As we all know, wildlife photography can provide us with some great stories and, perhaps, some moments of embarrassment. Here is one of those moments that happened to my good friend Walt and me.
Sweetwater Wetlands Park is a small 60-acre park on the west side of Tucson. It is known for its multitude of bird species including the Belted Kingfisher, Gila Woodpecker, hawks, falcons and, of course, Coots galore. Sweetwater’s wonderful birding opportunities aside, we had come to find it’s somewhat elusive bobcat (Lynx Rufus). On a crystal clear Wednesday morning, Walt and Carol Anderson (Mr. and Mrs. Better Beamer Flash Extender) and I started our search. While several friends had seen the bobcat, I had not had the opportunity to photograph the beautiful animal and I wanted this disappointing streak to end. Continue reading →
I was reading a thread on a well-known photography website about a landowner shutting down photography on his lands. Why? The story presents two sides but no one really knows why the property is off limits except the owner but are we sometimes guilty of bad or less than courteous behavior? I have seen photographers ignore railway no trespassing signs at Bosque to photograph early morning cranes on a wonderfully located pond, and the pond was drained as the result of these trespasses. Many have seen the chaos that occurs at the Oxbow Bend Overlook during the fall with photographers failing to act in a courteous manner. I could go on and on about these types of stories, and we have all experienced such actions by others and maybe we have been less than courteous ourselves. Continue reading →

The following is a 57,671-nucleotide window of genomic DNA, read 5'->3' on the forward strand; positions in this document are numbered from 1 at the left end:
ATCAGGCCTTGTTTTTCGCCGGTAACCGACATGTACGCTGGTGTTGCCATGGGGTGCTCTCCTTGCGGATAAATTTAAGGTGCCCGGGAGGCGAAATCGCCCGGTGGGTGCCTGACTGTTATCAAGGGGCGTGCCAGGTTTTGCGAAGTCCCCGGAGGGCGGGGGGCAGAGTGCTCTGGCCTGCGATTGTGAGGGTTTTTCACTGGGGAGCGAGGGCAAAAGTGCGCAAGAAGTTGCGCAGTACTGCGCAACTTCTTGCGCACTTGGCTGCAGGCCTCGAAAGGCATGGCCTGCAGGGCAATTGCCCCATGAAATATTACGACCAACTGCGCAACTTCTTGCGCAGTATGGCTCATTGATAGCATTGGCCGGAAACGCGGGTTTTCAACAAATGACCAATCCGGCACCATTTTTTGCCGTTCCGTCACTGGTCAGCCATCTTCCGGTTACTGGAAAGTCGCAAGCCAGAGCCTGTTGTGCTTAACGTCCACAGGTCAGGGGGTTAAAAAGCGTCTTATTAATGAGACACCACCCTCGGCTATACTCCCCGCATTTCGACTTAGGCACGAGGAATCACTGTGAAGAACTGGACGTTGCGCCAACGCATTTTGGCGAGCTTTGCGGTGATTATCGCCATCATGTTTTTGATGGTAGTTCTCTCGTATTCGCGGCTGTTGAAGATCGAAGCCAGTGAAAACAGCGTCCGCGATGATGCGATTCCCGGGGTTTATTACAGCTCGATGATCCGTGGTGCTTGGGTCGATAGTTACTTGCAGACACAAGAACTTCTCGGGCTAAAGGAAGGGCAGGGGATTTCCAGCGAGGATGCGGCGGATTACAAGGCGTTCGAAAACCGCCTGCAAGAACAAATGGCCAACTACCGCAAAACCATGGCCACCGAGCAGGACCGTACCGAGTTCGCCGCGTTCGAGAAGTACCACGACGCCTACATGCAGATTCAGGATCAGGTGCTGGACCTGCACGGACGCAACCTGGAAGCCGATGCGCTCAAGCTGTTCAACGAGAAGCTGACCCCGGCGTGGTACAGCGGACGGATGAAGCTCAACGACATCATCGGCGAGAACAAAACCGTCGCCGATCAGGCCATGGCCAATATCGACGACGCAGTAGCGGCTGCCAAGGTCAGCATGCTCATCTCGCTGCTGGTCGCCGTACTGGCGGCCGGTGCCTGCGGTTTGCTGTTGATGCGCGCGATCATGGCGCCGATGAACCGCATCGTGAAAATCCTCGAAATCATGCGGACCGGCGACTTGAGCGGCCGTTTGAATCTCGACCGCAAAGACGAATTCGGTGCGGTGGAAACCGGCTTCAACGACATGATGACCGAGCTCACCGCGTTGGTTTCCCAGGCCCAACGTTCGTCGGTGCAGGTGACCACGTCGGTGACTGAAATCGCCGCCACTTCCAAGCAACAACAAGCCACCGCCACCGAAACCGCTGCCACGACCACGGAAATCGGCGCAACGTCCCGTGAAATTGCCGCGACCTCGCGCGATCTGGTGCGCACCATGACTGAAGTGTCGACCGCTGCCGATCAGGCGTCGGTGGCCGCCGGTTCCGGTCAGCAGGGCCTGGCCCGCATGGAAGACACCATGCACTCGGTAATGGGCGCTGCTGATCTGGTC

2017 High School Program Participant Hannah Mirando photographs a damselfly during this week’s program. Photo by Andrew Snyder.
You made it happen! The 2017 NANPA High School Scholarship Program concludes today in the Smoky Mountains thanks to your gift to the NANPA Foundation supporting the program. Ten high school students had an intensive week learning about nature, nature photography and the natural history of the Smoky Mountains at the Great Smoky Mountains Institute at Tremont in Tremont, Tennessee. The students’ best work from the week will be shown at a reception today. Instructors Kika Tuff, Morgan Heim, Andrew Snyder and Don Carter led discussions and presentations on topics for the student participants on topics including:
As I start my term as NANPA president, I would like to thank Clay Bolt for his leadership and guidance over this past year. NANPA has become a better organization with Clay at the helm, and I hope to continue the work that he and all past presidents have accomplished.
I had the pleasure of being one of the leaders during the Yellowstone Regional Event this past May. A wonderful group of members attended, and Yellowstone provided many opportunities for us to make great photographs, especially those of both grizzlies and black bears.
Since that event, one thought keeps circulating in my mind about bear “jams” that occur whenever bears are seen (or, for that matter, when any wildlife is spotted). Our NANPA group got caught up in one of those jams. Continue reading →